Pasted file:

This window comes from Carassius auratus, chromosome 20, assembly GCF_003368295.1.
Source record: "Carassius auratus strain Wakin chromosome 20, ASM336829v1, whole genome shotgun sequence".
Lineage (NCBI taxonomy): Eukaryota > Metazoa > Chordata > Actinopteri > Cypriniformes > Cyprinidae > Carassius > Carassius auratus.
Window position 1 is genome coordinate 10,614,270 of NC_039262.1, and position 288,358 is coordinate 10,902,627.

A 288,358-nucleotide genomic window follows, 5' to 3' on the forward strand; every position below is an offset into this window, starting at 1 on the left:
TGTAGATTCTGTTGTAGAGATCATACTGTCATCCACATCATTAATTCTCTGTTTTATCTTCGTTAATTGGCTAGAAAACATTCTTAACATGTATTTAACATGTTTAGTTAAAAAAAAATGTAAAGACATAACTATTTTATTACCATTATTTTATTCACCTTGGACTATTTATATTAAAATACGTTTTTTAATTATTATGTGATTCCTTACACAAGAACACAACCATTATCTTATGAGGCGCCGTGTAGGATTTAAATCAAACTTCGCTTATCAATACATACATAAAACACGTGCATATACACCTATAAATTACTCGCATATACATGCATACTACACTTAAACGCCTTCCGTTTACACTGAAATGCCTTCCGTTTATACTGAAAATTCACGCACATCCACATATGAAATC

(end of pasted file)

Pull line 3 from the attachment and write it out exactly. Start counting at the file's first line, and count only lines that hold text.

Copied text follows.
Lineage (NCBI taxonomy): Eukaryota > Metazoa > Chordata > Actinopteri > Cypriniformes > Cyprinidae > Carassius > Carassius auratus.